A young guy in a Superman T-shirt soars out of Popeyes on the corner of Pinhook and South College roads, flanked by his friends in Ragin’ Cajuns garb — pretty much the crowd you’d expect to see at a fast-food chicken joint at supper time.
One of the last people you’d expect to see? World-traveling chef and TV star Anthony Bourdain.
Which is perhaps why the flurry of local headlines trumpeting his recent binge at one of Lafayette’s greasiest crown jewels has blanketed news feeds for the last few weeks. Thanks to a recent People article, we know Bourdain ate at least three meals at Popeyes while visiting Lafayette to shoot an upcoming Cajun Country episode of his CNN show Parts Unknown airing June 17.
A call to the Pinhook Popeyes confirmed the recent Bourdain boost has increased business at the franchise, with buffet pilgrims trekking in from as far as Mississippi, Texas and Arkansas.
But on a recent weekday evening at this particular Popeyes, everything seemed pretty much as I remembered it from college — the last time I’d worshiped at its all-you-can-eat altar. Beneath the scarlet, “Buffet Starts Here” sign, the mac and cheese bubbled, the fried liver basket overflowed, and the spicy dark meat looked in need of a refill. Zydeco piped through the speakers while everyone from toddlers to grandparents licked their fingers and clamored for more napkins. There were no lines, no celebrity signed photos, no cheesy framed social media posts from fans. Not that they wouldn’t have plenty to choose from.
Last year, a tweet by 107.9 proclaiming, “This Popeyes In Lafayette, LA Is Now The Only Remaining Location With A Buffet Option,” went viral. The story was quickly picked up by the food blogosphere, with posts showing up everywhere from Eater (deeming it a “national treasure”) to Southern Living. Buffet fanatics across the internet continue to proclaim their love prolifically and express solidarity with other diehards.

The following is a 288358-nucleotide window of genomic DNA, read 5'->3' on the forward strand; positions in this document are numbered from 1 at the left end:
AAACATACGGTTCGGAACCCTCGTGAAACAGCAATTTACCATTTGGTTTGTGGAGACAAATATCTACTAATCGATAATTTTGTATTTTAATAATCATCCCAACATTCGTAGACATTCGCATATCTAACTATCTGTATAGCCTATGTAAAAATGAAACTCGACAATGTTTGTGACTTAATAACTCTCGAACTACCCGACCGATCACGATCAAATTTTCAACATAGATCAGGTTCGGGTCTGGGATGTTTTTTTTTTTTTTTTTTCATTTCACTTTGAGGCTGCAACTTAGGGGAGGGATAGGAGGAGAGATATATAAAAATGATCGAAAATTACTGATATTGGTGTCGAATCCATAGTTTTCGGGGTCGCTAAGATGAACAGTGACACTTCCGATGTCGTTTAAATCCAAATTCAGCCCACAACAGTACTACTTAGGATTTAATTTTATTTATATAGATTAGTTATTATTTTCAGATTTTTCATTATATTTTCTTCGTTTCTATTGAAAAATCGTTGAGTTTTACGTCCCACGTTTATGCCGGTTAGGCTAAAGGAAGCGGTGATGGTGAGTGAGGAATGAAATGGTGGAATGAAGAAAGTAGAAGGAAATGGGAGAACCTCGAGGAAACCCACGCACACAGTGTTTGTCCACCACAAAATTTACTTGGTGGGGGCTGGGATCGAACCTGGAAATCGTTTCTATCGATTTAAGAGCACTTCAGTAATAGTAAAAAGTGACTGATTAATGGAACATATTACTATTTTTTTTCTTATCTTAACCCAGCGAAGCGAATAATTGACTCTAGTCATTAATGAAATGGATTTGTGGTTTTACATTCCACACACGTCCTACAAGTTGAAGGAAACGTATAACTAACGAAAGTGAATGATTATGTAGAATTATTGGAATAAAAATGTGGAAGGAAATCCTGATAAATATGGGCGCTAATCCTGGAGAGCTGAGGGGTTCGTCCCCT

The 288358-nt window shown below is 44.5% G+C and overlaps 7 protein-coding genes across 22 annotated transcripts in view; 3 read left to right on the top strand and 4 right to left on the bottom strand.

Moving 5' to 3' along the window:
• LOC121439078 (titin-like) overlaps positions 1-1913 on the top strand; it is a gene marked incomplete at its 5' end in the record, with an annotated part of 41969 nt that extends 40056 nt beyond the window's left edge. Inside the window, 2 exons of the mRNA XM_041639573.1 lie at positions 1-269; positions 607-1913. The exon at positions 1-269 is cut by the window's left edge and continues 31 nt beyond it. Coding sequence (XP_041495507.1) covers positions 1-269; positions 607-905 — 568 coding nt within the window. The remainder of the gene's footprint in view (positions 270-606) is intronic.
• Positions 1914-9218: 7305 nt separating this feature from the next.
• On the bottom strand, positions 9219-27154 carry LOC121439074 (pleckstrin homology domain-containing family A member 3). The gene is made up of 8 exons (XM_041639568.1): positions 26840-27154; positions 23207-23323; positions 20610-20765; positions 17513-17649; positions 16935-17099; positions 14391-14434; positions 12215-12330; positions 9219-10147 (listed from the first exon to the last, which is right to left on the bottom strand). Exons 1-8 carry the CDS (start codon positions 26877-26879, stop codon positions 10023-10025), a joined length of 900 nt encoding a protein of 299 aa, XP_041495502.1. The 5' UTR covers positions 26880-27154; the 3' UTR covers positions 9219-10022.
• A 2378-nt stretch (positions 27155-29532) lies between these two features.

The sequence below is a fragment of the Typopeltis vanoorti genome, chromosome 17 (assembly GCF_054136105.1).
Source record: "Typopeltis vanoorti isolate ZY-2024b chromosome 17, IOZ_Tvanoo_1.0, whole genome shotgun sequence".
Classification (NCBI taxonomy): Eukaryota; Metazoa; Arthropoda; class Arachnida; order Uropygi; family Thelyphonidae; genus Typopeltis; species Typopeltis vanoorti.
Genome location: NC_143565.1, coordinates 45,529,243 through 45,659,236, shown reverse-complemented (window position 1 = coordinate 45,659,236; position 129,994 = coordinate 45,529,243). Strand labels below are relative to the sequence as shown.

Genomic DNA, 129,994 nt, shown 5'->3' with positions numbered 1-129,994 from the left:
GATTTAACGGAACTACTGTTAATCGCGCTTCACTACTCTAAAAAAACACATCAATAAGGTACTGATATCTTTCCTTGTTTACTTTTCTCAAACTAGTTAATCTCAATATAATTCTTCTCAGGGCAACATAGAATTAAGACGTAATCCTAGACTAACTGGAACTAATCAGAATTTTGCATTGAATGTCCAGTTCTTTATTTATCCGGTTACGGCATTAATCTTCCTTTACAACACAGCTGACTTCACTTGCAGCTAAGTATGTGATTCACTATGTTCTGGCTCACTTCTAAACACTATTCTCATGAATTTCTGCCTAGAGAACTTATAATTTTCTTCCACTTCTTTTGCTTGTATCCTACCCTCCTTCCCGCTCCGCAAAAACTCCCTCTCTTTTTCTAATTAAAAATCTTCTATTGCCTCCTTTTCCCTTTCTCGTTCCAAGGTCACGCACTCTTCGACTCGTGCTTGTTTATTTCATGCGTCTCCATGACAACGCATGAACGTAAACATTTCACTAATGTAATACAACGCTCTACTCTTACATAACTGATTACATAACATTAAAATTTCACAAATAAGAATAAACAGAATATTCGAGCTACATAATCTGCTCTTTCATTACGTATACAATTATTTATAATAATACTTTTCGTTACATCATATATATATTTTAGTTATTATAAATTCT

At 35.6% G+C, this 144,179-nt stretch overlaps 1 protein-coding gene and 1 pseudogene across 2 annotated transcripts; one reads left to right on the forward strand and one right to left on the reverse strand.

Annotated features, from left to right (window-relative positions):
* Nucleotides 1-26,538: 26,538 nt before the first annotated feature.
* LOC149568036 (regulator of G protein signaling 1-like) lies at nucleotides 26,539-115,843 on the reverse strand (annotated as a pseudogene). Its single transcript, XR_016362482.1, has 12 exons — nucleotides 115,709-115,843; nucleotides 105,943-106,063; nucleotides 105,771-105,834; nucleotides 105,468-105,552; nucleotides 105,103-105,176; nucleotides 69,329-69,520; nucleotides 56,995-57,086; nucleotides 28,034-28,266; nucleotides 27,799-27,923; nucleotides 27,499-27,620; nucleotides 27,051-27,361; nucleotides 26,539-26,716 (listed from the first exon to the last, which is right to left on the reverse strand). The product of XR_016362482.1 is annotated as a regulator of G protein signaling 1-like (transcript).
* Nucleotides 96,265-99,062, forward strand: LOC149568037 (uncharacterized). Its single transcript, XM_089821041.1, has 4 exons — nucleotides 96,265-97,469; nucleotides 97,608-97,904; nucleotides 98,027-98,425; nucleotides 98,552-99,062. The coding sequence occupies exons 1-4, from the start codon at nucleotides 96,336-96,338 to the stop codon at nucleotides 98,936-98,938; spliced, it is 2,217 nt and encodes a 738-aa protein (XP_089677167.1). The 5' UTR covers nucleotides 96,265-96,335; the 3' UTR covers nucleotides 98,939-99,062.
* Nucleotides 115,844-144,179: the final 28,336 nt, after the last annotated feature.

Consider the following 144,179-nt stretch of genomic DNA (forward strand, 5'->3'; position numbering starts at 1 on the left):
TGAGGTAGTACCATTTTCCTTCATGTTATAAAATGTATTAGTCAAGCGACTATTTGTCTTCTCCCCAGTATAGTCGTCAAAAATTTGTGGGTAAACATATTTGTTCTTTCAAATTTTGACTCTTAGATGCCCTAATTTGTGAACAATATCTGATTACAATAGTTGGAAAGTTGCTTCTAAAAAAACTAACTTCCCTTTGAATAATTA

In a recent example on Reddit, one commenter earnestly stated: “They also have a KFC buffet off I-10 a few exits just before Baton Rouge.” To which another replied, “Down vote the heretic!”
And if there was any question as to whether the restaurant’s online fame translated into real-life popularity, Lafayette’s inaugural Krewe De Canailles parade last February showcased a very public display of affection. Krewe members, instructed to honor local legends, boldly marched down Jefferson Street costumed as Popeyes buffet menu items.
I totally get it.
My earliest memory of my Popeyes infatuation goes back to the late ’80s, a decade after Popeyes opened its first franchise location in Louisiana. My cousin and I were riding backwards in my grandparents’ station wagon, weighed down by thick seatbelts, while the fried feasts’ signature aroma wafted to the backseat. As my stomach rumbled, I crossed my fingers wishing they would drive a little faster, not sure how long I could possibly wait to dig into my chicken leg kids’ meal.
The smell of Popeyes still conjures up birthday parties, baptisms and every celebration in between. Served on a nice platter with a white table cloth, a box of Popeyes meant celebration — sporks included.